7. 7. 260 ANNA CURTENIUS ROOSEVELTand permanent, and the larger settlements held from several thousands to tensof thousands of individuals or more. Unlike today, settlements at that timeseem to have been embedded within large cultural and political territories withallegiance to paramount chiefs claiming divine origine and elaborate sumptuaryrights to emblems of office, certain resources and valuables, litters, and personalservice. The organization of the societies seems in some cases to have been rankedor stratified in socio-political hierarchies composed of regional and local chiefs,nobles, commoners, and subordinate individuals such as servants, client foragersand farmers, and captive slaves. Societies engaged in military conquest witha pattern of conflict that included large-scale organized warfare for defense andconquest in addition to the raiding to revenge or capture of women, the mostcommon form of indigenous conflict today.The economies of these societies were, unlike those of present AmazonianIndians, complex and large-scale, including intensive food production of seedand root crops in both mono- and polycultural fields, intensive hunting and fishing,and long-term storage. There was considerable investment in substantial permanentfacilities, such as turtle corrals, fish weirs, and permanent agriculturalfields. Agriculture emphasized clear-cultivation and annual cropping more thanslash-and-burn, the main method today. In many of the chiefdoms, maize, ratherthan manioc, was the staple plant. Artifacts were produced on a large scale,and quantities of high quality decorated pottery and fabrics, as well as varioustools, edibles, and raw materials, were traded over long distances. There seemto have been locations that functioned like markets, where intensive trading wascarried on periodically. Strings of disc beads, usually of shell, were widely usedas a medium of exchange, and semi-precious stone ornaments, such as greenstones,were part of a system of elite gift-giving.Regular community religious ceremonies were supplied with maize beer furnished from tribute by tithes, accompanied with music, and dancing. In the lowerAmazon, several major polities had societal religious ideologies enhancing theposition of elites through the worship of deified ancestors, often female, in whosename tribute was given. The mummies and painted images of the chiefs ancestorswere curated along with stone images of deities and ritual paraphernalia in specialstructures and refurbished for circulation during periodic ceremonies. There werespecialists in charge of the religious houses and ceremonies, and also diviners andcurers. Although women were not allowed to view certain ceremonies, high-rankingfemale town chiefs and ritual specialists are mentioned. The sources also mentionthe custom of matrilineal chiefly genealogy and rank endogamy for noble women.In a number of the societies observed at contact, both girls and boys were subjected to initiation ordeals and rituals considered as inductions to high rank.Though by their nature, ethnohistoric accounts do not furnish definitiveevidence of social and political organization or reliable quantitative informationabout subsistence or demography, the sources for Greater Amazonia contain indisputable evidence of large-scale, very populous regional societies comparableto complex chiefdoms and small states known in other parts of the world.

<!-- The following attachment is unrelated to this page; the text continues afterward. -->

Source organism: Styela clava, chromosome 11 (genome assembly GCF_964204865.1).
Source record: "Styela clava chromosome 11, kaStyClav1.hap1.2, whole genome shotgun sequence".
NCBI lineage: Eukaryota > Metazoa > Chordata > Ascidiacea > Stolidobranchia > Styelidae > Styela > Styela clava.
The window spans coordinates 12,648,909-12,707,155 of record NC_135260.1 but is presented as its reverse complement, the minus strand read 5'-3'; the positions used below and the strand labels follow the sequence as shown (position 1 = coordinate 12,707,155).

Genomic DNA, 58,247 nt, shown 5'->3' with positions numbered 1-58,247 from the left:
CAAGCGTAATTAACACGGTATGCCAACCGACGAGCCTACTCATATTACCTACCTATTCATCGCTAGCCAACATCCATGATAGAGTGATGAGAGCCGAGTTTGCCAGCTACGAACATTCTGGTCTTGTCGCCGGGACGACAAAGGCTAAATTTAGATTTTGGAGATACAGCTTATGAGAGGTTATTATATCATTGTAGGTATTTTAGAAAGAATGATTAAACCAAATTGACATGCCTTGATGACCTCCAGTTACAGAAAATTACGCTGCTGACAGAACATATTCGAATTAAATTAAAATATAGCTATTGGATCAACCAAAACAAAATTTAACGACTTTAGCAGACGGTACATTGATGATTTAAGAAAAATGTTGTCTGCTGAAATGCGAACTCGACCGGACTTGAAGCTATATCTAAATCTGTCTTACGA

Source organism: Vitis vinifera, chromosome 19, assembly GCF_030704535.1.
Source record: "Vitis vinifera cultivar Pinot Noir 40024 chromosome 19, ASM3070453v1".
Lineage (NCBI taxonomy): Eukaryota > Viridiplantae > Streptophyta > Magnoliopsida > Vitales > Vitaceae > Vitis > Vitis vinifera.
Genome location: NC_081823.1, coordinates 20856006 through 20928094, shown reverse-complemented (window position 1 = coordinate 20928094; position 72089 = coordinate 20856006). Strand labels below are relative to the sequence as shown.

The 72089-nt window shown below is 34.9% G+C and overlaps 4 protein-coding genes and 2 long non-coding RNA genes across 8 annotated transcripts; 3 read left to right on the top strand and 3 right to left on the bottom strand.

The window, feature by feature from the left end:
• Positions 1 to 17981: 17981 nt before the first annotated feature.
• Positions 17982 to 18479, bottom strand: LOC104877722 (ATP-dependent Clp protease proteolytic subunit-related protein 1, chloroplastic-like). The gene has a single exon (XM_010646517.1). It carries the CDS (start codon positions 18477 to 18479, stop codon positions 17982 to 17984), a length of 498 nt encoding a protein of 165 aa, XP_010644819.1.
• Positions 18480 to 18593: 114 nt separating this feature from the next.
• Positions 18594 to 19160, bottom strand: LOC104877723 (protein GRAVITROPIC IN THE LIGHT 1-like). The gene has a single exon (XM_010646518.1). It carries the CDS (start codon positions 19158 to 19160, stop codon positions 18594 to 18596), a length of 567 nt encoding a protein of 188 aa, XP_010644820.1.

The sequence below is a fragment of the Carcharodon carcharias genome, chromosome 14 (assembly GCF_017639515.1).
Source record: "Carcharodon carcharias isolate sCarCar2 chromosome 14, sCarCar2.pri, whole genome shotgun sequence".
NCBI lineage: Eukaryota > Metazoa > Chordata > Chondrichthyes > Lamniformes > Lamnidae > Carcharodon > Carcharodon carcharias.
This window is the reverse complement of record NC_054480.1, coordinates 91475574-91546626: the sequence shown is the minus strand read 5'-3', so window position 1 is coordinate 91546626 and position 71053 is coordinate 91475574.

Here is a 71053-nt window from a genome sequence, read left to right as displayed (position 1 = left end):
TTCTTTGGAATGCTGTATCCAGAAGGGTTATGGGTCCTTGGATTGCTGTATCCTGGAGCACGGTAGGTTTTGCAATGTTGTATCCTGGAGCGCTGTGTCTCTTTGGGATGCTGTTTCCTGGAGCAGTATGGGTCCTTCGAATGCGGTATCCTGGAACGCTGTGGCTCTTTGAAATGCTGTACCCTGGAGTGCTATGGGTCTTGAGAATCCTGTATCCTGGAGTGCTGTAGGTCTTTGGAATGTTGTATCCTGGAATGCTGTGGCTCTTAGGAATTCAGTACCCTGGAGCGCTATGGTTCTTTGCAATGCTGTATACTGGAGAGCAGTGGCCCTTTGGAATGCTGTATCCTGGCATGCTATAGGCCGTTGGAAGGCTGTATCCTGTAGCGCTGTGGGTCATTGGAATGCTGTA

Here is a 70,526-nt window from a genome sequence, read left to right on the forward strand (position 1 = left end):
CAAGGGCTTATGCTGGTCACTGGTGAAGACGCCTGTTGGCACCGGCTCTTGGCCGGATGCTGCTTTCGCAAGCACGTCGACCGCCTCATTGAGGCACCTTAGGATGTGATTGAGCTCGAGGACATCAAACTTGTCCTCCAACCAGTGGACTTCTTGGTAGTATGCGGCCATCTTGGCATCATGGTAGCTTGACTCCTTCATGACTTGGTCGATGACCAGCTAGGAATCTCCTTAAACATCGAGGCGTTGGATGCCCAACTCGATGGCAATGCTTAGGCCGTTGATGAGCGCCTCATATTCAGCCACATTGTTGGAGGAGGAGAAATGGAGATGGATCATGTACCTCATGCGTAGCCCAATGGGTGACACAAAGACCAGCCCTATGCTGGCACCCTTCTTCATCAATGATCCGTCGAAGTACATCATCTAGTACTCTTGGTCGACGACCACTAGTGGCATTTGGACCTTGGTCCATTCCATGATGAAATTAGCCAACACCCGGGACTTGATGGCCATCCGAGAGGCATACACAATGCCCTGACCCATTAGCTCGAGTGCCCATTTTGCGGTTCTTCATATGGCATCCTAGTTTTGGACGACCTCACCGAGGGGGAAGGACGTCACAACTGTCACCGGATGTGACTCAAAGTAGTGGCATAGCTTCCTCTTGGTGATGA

8. 8. The Rise and Fall of the Amazon Chiefdoms 261Late Prehistoric Horizon CulturesThe archaeological record of Amazonia also gives evidence of complexsocieties along the river floodplains and piedmonts in late prehistoric times. Themillennium before the conquest is characterized by widespread true horizonstyles such as the Polychrome Horizon and the Incised and PunctateHorizon. Both horizons are distantly related to the earlier sloping horizonsand continue the ancient lowland pattern of incised-rim bowls and rimFig. 1. Marajoara polychrome effigy urn from Guajara mound, Marajo Island, Para State, Brazil.C. A.D. 500-700, 29 cm diameter.Goeldi Museum. Drawing by K. Van Dyke.